The rumor going around was that Autechre would play in total darkness. This proved to be mostly true: The room and stage lights went down at the beginning of the band's roughly hour-long set. Only the running lights on the stairs, the bright-green exit signs on either side of the stage and some LEDs on equipment on and near the stage illuminated anything at all. It was the opposite of the average EDM show these days in almost every respect, except for the volume. It was not melodic; it was more textural. It was not beat-driven, even as the heaviest beats heard in recent memory were part of the composition. The focus was entirely on the flow and atmosphere of Autechre's crafted (partially improvised) pieces.
If Autechre did play from a record, who knew which one, really? Did it matter? For some in the nearly capacity crowd it did, and a few people seemed disappointed that the experience wasn't a visual as well as audial experience. Though witnessing the music in the dark is a visual experience of its own.
But the relative dark took the focus off what the members of Autechre look like or how they're making the sounds happen. It was just pure sound, and at times the low end pushed beyond the capacity of the sound system. You could hear in the speakers struggling and clattering with some of the frequencies.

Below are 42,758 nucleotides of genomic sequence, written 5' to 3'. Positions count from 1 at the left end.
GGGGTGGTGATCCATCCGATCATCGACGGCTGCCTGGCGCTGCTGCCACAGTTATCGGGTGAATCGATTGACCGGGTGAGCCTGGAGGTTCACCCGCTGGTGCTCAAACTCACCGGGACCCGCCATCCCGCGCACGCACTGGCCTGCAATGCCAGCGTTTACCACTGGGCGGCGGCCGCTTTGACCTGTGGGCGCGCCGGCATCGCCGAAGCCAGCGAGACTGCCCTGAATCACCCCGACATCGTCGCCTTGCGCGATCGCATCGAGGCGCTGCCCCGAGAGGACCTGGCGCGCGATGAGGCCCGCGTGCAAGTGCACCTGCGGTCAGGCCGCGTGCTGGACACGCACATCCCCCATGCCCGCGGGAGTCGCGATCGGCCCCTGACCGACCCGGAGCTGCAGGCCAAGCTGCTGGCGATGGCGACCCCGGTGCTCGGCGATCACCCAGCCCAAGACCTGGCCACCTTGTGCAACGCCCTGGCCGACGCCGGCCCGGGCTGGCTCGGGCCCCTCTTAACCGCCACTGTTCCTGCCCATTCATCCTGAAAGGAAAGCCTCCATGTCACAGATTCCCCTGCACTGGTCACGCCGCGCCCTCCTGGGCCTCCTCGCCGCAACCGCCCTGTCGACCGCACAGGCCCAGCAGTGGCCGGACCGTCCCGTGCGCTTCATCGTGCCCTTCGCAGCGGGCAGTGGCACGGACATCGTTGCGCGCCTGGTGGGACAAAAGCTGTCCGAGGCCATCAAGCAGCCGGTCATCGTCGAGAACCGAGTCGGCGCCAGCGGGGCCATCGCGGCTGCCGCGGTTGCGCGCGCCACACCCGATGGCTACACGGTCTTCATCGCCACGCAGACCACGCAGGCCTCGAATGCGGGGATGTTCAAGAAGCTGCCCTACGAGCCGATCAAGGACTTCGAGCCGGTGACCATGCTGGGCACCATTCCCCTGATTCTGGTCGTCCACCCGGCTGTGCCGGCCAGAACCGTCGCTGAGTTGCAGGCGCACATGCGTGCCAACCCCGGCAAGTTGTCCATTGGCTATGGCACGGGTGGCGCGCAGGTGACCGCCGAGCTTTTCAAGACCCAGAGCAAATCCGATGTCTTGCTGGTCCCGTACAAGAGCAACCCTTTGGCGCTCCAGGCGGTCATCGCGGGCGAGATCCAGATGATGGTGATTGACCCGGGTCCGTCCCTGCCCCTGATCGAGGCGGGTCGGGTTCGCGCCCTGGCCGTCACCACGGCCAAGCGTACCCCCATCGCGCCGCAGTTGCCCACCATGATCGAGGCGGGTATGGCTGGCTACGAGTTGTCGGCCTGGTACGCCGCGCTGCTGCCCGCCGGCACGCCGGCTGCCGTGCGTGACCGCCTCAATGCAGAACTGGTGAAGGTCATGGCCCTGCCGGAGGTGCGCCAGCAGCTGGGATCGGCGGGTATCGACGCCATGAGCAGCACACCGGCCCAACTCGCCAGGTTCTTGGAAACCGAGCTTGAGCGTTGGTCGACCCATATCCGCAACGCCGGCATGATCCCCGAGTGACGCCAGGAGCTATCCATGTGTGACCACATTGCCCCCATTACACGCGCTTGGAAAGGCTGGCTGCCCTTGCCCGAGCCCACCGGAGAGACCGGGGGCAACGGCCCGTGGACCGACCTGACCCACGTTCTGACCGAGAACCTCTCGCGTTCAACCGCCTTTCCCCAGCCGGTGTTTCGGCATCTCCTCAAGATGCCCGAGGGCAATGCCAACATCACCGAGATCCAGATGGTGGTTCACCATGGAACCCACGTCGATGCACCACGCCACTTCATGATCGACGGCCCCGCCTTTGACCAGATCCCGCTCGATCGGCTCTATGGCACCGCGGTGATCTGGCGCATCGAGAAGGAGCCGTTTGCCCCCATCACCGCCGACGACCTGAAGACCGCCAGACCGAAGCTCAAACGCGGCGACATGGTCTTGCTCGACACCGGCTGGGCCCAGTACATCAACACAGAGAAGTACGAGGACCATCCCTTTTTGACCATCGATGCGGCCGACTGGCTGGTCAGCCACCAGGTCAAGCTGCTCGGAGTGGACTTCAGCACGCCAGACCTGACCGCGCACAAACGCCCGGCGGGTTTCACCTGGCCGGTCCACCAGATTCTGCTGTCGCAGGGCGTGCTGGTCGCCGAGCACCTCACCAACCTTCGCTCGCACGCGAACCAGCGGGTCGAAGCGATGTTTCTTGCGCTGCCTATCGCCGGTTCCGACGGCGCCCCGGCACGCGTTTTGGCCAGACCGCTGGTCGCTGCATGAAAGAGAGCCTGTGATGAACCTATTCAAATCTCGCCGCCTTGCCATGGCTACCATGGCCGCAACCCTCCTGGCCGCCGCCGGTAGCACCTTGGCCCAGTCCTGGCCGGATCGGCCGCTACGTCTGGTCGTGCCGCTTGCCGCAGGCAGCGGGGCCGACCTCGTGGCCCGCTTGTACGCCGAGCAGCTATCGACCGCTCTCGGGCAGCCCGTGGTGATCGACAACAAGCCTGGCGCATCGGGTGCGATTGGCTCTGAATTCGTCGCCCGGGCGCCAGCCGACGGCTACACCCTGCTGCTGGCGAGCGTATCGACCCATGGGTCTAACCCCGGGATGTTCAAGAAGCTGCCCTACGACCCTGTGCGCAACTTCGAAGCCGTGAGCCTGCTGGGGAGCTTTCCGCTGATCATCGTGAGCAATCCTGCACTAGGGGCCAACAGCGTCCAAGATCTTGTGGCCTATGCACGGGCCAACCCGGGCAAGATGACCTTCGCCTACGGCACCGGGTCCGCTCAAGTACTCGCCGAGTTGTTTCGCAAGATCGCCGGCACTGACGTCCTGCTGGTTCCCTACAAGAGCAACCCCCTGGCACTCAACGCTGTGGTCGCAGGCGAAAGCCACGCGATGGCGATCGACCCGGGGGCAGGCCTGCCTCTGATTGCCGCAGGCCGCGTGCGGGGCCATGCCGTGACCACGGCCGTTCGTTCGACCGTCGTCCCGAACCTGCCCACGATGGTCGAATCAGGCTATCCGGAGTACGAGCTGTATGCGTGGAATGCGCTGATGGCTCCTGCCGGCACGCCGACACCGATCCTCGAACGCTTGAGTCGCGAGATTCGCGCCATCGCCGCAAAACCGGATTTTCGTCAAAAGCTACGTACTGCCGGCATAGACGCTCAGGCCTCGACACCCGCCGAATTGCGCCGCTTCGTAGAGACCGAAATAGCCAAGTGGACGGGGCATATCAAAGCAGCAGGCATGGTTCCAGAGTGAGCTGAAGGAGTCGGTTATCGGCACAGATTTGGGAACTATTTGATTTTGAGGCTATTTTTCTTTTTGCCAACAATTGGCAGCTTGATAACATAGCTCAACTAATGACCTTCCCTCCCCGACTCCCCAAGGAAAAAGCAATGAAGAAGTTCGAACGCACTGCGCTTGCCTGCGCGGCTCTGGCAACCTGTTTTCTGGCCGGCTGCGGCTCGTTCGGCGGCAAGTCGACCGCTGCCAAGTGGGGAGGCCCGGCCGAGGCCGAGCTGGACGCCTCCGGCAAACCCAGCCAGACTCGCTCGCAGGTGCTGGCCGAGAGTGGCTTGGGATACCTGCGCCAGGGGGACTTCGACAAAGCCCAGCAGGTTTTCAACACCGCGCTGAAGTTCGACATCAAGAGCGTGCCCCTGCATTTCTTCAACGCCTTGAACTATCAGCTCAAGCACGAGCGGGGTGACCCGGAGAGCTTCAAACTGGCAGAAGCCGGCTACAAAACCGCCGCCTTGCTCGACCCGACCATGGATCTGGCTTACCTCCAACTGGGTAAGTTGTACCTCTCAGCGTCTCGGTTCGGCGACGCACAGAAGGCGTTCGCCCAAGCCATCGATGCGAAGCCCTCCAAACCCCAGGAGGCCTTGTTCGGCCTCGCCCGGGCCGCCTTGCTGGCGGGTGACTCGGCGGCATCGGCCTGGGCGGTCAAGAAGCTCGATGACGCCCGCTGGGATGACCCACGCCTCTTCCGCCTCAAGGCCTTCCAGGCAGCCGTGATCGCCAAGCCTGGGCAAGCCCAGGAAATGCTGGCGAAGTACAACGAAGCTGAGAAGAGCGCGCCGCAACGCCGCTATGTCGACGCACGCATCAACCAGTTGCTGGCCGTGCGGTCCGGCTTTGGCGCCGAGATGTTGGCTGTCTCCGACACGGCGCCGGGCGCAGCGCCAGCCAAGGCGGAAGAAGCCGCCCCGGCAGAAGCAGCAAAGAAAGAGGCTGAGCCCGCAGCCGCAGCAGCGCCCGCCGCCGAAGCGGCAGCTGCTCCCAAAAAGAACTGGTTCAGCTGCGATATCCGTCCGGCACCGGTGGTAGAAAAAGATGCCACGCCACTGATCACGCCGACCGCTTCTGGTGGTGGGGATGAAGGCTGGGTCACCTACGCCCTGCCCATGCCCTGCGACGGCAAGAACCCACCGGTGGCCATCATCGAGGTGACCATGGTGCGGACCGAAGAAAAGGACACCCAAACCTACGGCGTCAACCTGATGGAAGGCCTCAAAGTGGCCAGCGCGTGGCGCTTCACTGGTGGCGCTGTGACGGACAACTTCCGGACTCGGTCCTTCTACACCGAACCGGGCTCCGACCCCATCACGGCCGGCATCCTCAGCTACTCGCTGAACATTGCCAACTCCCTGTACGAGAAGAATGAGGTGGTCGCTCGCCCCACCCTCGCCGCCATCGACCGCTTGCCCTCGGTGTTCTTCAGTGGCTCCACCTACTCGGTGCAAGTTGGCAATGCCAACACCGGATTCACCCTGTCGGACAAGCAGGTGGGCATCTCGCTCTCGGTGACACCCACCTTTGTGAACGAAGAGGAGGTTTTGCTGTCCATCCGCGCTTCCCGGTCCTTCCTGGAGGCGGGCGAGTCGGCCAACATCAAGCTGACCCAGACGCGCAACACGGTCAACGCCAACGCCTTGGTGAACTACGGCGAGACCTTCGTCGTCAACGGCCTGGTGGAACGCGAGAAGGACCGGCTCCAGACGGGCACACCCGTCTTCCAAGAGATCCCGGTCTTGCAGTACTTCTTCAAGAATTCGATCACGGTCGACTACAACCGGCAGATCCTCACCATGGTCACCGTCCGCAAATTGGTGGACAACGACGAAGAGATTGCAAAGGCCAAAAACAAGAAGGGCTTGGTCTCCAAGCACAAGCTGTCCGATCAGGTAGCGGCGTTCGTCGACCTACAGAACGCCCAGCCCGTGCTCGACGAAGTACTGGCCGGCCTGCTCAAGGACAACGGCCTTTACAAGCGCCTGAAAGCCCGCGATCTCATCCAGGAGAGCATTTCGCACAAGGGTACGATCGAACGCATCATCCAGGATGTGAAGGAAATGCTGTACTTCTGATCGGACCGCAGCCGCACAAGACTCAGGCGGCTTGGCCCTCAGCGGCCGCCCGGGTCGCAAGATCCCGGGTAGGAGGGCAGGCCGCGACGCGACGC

At the end of the night, the lights came up and one-half of Autechre — Rob Brown — toasted the audience in thanks, pulling back the curtain at the end in a very human and humble gesture, acknowledging people for being willing to stick around despite not having the visual stimulation that is most often part of any show these days. It was a bit of an experiment, and for many the results were mixed. But no one there will forget having seen, or rather experienced, such a legendary and prominent electronic act. Perhaps that was the point all along.
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Bias: Autechre was one of those acts I've loved for years but never assumed I'd get to catch.
By the Way: Cygnus from Dallas, Texas provided some bright sonic colorings and creative beat-making in the first section of the show. Rob Hall, who some may know as being a part of Gescom and Skam Records, filled out the night with highly percussive pieces.